The classical theory of electric and magnetic fields, both in the static and dynamic case. Also covers general questions about magnets, electric attraction/repulsion etc. Distinct from electrical-engineering.

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2answers
77 views

What are the 'oscillators' in the Drude Lorentz model?

Jackson's Electrodynamics defines the Drude-Lorentz model as a set of harmonic oscillators (running over indices $j$ below), which, if you write out the equations of motion and rearrange a little, ...
2
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1answer
66 views

Why gauge invariance for electromagnetic fields?

What is the physical constraint that gauge invariance is a required condition for electromagnetic fields? What would happen if the electromagnetic fields were not gauge invariant?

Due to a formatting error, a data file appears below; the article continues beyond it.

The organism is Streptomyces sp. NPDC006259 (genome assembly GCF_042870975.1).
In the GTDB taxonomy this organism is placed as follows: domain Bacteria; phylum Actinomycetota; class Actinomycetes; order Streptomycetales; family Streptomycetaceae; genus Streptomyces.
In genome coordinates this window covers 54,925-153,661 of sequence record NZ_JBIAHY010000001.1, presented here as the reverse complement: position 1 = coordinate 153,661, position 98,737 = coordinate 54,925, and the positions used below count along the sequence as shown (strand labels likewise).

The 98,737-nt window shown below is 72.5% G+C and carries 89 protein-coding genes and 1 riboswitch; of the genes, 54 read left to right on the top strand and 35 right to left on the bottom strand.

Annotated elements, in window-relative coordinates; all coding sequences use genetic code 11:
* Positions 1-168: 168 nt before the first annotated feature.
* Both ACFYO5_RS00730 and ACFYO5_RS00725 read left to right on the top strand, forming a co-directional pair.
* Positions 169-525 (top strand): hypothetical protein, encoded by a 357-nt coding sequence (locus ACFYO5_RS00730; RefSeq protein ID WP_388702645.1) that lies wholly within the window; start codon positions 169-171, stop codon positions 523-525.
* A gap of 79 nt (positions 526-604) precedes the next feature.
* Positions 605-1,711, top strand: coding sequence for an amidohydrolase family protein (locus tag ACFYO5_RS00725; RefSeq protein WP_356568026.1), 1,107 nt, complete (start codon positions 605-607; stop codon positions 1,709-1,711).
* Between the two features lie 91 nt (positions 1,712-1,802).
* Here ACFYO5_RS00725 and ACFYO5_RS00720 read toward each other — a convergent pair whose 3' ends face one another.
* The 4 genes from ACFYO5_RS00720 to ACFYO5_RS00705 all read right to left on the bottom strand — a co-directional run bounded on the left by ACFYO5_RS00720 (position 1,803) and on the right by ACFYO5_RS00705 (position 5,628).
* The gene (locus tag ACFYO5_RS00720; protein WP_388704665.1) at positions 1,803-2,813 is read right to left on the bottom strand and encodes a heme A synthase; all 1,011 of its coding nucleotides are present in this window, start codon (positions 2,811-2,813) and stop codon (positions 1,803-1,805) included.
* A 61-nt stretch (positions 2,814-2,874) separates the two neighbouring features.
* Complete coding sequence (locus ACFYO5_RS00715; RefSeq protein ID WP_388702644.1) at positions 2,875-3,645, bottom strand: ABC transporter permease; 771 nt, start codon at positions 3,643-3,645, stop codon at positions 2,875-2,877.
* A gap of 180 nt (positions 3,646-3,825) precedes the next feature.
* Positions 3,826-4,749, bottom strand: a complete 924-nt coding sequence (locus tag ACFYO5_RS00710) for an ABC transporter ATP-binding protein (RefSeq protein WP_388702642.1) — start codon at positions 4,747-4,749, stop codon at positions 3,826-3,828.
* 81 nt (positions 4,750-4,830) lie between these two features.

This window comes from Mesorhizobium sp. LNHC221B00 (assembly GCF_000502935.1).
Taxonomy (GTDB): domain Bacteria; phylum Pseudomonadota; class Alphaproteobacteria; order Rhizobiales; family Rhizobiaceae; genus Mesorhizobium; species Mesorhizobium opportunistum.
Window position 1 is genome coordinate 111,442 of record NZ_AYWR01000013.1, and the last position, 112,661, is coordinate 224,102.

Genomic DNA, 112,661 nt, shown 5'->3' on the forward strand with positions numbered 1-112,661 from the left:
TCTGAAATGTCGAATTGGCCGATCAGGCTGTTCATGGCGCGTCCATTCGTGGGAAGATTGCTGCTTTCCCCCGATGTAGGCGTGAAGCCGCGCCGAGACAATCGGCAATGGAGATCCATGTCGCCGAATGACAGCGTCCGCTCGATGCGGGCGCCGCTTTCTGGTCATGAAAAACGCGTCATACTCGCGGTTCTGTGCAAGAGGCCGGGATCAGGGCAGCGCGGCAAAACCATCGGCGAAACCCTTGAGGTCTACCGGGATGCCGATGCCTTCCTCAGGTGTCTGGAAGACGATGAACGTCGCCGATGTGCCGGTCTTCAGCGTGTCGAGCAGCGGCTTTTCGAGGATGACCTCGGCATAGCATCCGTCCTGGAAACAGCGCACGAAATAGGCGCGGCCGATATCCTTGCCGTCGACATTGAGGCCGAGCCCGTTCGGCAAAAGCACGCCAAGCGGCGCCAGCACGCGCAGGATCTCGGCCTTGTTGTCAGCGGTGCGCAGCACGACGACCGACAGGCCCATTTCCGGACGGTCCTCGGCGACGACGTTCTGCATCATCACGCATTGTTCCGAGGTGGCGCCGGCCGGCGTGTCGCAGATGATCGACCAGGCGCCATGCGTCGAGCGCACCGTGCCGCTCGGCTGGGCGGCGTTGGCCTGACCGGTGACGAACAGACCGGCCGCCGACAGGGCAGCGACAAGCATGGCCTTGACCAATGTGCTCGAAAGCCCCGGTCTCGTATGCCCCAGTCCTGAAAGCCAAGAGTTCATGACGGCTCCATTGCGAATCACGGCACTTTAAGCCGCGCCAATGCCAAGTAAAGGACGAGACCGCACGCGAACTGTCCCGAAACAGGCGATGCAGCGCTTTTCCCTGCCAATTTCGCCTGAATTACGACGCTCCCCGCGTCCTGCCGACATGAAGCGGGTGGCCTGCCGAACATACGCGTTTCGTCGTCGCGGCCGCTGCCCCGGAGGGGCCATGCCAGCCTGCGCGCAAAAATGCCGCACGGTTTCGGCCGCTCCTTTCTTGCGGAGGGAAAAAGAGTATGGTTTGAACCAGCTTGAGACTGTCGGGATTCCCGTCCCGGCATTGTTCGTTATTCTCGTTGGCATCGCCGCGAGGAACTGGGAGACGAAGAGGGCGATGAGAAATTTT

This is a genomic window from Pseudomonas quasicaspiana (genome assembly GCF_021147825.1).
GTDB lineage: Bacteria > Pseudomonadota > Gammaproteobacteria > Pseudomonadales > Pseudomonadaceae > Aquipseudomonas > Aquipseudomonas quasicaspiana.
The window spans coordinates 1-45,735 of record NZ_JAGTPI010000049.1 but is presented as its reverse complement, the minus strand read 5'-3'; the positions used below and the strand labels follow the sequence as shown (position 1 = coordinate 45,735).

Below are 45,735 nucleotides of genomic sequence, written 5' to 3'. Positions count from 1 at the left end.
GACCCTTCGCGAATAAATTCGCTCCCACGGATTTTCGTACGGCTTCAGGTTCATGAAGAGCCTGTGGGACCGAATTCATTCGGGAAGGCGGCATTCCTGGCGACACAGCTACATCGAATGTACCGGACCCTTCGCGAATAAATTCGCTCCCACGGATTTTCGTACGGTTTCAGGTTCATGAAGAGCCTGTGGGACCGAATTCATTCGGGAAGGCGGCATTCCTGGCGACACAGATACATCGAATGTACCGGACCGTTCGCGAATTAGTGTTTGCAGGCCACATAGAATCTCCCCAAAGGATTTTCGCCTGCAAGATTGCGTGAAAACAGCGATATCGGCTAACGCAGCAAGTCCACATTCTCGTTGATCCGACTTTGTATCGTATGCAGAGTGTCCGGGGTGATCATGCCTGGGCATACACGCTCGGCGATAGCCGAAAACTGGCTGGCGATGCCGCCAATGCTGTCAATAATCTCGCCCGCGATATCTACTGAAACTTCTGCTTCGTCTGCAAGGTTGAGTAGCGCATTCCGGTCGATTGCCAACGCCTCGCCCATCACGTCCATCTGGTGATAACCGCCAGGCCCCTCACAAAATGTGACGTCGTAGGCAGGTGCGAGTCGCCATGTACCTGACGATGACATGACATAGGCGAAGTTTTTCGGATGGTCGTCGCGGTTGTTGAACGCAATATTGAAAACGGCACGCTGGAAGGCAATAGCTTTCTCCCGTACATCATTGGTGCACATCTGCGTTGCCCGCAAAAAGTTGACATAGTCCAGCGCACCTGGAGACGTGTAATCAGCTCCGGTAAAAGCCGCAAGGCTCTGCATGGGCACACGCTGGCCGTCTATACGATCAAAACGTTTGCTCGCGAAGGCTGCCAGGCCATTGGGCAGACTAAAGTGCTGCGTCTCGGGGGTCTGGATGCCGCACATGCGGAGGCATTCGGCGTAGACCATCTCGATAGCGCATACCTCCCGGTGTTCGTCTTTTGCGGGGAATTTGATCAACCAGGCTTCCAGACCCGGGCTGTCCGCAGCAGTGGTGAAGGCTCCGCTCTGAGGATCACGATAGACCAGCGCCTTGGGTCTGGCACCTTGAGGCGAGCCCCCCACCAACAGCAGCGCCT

8
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3answers
801 views

Which form of Maxwell's equations is fundamental, in integral form or differential form?

I am not sure which form of Maxwell's equations is fundamental, integral form or differential form. Imagine an ideal infinitely long solenoid. When a current is changing in time, can we detect ...
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1answer
79 views

Heating effects of microwaves

I understand the heating effect(dielectric heating) of microwaves. This heating is caused by using a frequency of 2.45 GHz and this is the same frequency at which Bluetooth works and the L and S ...
0
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1answer
64 views

Induced current and Ohm's law

I am trying to explain this problem: A circular conducting loop composed of N turns of wire has a radius of r and a total resistance of R. Perpendicular to the plane of the loop is a magnetic ...
3